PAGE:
Yep. In the US codes are administered on the local and state level. The individual states themselves are on different versions and enforcement isn't always consistent. Doesn't help that builders don't always adhere to code either.
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      03-24-2020, 11:55 AM   #38
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Have these guys in my garages right now - although they might not finish both as we go into lockdown tonight.

http://www.garageliving.com

They're doing:

1. Epoxy floors
2. Slat walls
3. Built in cabinets
4. Built in benches in the alcove
5. Overhead storage

Phase 2 (not by them - will be different companies) will be:

6. Raised garage doors with side motors
7. BendPak Wide 4 post lift for stacked storage in single car garage
8. MaxJax 2 post lift in the middle of the 2 car garage for working
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      03-24-2020, 12:07 PM   #39
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I know not everyone likes the "industrial" look but as far as putting in lots of outlets, I insisted to my electrician (my father-in-law) that I wanted junction boxes and conduit mounted on the outside of the finished walls. I mounted the conduit and my compressed air piping on Unistrut so there wasn't even any need to bend offsets. Straight pipe into the boxes and straight out. Went up 1 size conduit than needed so that if I ever needed to add 220v outlet or whatever I could just run the wire through existing pipe. I love it.
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      03-24-2020, 03:16 PM   #40
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here's what i've got done so far. still need to order the rest of the Racedeck tiles. i built this for me and only me. so i wanted more of a showroom look.



already installed LED shop lights throughout


painted the walls a medium gray while leaving the windows satin white and the ceiling flat white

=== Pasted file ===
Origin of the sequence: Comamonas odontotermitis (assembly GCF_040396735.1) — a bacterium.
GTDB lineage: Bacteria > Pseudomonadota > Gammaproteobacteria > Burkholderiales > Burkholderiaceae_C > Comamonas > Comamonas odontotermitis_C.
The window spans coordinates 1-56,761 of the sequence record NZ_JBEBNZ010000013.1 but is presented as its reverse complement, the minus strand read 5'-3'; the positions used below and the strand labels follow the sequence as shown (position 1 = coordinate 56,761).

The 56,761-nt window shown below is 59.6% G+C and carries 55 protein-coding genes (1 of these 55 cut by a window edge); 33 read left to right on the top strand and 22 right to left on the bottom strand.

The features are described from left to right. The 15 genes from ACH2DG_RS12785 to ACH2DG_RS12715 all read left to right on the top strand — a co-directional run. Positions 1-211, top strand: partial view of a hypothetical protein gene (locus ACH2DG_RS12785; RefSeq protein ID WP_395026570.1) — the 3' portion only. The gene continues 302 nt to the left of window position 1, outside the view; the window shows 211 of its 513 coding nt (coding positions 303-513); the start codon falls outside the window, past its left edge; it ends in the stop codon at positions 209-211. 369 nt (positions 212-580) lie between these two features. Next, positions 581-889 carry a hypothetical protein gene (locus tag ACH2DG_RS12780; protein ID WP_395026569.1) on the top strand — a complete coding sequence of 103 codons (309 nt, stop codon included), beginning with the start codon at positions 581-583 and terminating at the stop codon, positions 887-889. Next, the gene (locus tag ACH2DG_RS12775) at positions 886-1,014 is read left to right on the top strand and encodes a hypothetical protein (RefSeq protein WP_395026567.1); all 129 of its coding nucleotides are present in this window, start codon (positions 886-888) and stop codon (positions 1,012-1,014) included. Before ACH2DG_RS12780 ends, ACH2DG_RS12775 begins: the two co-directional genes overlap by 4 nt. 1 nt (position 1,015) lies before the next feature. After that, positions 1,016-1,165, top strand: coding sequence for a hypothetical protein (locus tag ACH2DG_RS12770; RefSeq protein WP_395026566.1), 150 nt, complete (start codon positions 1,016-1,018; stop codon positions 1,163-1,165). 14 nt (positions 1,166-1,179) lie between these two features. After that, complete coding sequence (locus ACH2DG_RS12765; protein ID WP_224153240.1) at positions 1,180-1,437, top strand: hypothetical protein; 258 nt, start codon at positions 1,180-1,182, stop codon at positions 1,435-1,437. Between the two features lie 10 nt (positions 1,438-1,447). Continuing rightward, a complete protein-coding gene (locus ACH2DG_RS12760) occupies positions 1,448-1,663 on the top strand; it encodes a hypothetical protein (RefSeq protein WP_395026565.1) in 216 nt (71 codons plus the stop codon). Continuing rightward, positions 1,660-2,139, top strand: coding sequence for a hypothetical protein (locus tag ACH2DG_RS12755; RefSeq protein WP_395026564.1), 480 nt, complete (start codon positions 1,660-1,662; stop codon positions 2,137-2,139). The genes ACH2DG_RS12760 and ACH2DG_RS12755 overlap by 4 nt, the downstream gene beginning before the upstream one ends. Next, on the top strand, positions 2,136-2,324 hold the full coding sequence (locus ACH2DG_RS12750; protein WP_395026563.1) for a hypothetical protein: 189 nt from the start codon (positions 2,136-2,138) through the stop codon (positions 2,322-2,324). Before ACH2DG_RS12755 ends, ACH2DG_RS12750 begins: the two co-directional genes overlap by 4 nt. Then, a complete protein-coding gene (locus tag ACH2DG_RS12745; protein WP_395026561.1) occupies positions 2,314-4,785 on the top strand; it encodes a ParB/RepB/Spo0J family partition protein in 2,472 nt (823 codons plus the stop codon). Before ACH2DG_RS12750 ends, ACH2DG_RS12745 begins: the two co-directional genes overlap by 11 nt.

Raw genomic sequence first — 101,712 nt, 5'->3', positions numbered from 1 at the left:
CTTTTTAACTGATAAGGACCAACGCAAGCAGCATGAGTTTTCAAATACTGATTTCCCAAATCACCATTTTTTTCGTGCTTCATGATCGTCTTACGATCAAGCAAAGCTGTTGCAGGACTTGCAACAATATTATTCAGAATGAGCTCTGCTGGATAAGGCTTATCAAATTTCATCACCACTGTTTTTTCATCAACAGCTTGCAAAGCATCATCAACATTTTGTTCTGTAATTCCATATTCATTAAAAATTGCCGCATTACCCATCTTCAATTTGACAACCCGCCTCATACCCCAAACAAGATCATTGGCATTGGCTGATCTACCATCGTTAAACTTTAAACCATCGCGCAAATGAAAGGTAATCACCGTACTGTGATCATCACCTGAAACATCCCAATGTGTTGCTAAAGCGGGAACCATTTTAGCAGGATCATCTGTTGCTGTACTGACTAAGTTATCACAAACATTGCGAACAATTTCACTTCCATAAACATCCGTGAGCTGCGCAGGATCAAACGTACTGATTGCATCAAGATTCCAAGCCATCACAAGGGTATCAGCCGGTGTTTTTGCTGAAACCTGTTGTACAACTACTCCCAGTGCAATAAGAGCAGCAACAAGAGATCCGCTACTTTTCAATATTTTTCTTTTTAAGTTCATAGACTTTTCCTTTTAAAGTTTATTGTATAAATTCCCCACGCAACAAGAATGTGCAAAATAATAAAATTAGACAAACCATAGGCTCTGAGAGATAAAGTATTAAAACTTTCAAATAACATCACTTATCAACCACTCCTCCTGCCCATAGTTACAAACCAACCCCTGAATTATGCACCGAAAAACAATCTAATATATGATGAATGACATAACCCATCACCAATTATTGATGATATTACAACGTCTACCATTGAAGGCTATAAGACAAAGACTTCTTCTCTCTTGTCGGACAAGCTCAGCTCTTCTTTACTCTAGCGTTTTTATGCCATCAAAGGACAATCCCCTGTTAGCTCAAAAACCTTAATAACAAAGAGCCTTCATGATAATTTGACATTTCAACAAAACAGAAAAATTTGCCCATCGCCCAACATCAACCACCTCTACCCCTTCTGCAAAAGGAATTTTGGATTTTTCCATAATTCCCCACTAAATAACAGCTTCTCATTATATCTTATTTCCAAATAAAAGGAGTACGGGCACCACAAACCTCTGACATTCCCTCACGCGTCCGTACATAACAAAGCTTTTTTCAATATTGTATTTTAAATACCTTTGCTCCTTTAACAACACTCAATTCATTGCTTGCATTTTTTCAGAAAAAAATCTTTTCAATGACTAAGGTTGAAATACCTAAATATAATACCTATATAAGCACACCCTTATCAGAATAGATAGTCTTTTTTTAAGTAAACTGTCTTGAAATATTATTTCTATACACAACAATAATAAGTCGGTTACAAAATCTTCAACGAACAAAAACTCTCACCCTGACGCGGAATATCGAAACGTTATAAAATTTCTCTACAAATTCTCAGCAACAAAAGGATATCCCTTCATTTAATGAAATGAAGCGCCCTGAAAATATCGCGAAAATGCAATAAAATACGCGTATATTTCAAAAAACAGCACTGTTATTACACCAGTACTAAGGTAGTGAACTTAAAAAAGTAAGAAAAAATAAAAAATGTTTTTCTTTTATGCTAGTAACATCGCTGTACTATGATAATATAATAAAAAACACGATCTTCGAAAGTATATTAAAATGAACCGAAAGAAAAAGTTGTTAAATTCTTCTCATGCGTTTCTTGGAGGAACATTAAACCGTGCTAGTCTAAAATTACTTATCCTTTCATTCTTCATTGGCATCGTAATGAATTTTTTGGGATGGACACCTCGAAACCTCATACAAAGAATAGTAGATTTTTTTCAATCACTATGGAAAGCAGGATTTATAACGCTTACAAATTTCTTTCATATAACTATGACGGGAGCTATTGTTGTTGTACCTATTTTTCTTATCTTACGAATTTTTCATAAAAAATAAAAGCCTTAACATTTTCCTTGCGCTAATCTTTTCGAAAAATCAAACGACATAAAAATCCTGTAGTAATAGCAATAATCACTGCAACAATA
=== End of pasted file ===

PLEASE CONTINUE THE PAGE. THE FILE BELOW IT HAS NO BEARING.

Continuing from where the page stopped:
i still have to order the black utility sink since my white one looks out of place


will order a view banners for the walls



and a few mechanic chairs
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      03-24-2020, 03:28 PM   #41
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here's what i've got done so far. still need to order the rest of the Racedeck tiles. i built this for me and only me. so i wanted more of a showroom look.
Holy shit.

Marry me.

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      03-24-2020, 03:46 PM   #42
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here's what i've got done so far.
Damn that's looking nice. What brand cabinets are those are how do you like the quality?

Also where'd you get the BMW banner?
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      03-24-2020, 07:20 PM   #43
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here's what i've got done so far. still need to order the rest of the Racedeck tiles. i built this for me and only me. so i wanted more of a showroom look.
That is a truly absurd length of cabinets - huge fan! Can I ask why you decided to break up the work bench into small chunks? To me that seems like that would be hugely limiting to any opportunity to actually work on large materials, etc. I have the same cabinets in my (much) smaller garage.

To make a suggestion to the OP - I would strongly consider a perimeter of upper shelving. It has been eye opening to me how much I actually use this space. I have attached some older photos of my garage below.

-Mark



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      03-24-2020, 08:42 PM   #44
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Quote:
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Quote:
Originally Posted by lsturbointeg View Post
here's what i've got done so far. still need to order the rest of the Racedeck tiles. i built this for me and only me. so i wanted more of a showroom look.
That is a truly absurd length of cabinets - huge fan! Can I ask why you decided to break up the work bench into small chunks? To me that seems like that would be hugely limiting to any opportunity to actually work on large materials, etc. I have the same cabinets in my (much) smaller garage.

To make a suggestion to the OP - I would strongly consider a perimeter of upper shelving. It has been eye opening to me how much I actually use this space. I have attached some older photos of my garage below.

-Mark

[img]http://www.uhlmann.ca/wp-content/upl...up_Resized.jpg[/img]

[img]http://www.uhlmann.ca/wp-content/upl...1/IMG_6390.jpg[/img]
I've gone back and forth with shelving for storage. But when I envision my dream garage I don't see totes and totes lining my walls. Already told the wife if we have to use the garage for storage, it'll be one shelf along the perimeter and the only thing that'll go there are a specific type of tote. If it doesn't fit in the tote it doesn't go in the garage. This way at least it will be clean and uniform.